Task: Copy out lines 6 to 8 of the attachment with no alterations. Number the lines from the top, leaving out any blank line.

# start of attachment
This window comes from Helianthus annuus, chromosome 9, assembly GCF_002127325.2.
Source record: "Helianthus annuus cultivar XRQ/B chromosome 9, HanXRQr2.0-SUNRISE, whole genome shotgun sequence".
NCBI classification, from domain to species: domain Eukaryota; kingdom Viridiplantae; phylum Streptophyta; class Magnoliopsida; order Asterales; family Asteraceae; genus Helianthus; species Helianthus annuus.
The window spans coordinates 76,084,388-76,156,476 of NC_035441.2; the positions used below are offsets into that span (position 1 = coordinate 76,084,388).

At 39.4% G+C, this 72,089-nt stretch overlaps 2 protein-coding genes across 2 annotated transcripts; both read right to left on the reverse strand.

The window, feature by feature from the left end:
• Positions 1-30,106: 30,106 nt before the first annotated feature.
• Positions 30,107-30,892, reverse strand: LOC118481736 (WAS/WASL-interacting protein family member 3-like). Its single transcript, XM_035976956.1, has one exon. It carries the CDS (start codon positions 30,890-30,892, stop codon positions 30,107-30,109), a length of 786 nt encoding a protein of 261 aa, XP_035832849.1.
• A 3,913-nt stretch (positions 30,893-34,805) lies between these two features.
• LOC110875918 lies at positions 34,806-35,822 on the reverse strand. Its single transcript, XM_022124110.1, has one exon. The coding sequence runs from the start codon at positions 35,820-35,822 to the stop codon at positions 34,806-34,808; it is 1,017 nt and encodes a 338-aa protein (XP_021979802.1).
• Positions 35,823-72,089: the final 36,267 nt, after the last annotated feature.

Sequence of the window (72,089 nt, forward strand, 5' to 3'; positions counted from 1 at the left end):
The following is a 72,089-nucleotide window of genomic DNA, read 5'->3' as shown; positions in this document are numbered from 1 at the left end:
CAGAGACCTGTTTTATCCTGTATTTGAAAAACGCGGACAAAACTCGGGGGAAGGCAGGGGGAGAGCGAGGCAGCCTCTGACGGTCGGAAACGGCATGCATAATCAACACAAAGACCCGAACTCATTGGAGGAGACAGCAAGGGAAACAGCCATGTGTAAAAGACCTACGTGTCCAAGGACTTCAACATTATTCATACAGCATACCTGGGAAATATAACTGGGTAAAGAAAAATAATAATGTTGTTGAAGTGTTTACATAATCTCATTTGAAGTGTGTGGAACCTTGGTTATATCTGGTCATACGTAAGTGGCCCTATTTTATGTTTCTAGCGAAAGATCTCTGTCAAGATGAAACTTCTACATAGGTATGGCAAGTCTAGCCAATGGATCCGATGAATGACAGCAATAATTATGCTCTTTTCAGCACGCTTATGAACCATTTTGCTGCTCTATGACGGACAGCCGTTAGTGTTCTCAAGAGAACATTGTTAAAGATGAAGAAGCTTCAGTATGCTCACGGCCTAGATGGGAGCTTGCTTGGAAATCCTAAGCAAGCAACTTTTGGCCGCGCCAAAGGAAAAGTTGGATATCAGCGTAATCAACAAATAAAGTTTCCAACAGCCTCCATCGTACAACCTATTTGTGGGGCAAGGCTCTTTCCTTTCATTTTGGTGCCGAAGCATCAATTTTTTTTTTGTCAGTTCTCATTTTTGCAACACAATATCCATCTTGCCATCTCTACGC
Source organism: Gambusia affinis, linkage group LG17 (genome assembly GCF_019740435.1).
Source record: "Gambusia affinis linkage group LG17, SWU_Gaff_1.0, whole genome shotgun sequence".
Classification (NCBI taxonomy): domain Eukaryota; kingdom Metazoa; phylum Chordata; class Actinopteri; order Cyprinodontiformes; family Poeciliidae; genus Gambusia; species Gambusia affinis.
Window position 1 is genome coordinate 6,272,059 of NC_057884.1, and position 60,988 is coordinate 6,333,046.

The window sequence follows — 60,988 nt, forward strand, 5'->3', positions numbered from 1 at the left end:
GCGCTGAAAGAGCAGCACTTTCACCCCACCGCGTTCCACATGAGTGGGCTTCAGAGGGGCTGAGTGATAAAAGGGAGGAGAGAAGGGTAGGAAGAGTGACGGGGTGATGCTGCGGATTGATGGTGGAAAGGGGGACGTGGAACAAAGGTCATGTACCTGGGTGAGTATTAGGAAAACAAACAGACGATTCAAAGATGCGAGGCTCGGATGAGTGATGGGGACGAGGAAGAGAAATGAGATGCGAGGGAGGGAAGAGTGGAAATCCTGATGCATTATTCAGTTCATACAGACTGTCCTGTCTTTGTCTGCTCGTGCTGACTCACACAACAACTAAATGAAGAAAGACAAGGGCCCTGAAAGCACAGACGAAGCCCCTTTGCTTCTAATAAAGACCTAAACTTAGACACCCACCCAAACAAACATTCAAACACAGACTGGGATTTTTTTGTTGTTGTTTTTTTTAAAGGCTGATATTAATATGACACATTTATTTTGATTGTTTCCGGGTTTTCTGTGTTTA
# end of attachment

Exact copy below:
The window, feature by feature from the left end:
• Positions 1-30,106: 30,106 nt before the first annotated feature.
• Positions 30,107-30,892, reverse strand: LOC118481736 (WAS/WASL-interacting protein family member 3-like). Its single transcript, XM_035976956.1, has one exon. It carries the CDS (start codon positions 30,890-30,892, stop codon positions 30,107-30,109), a length of 786 nt encoding a protein of 261 aa, XP_035832849.1.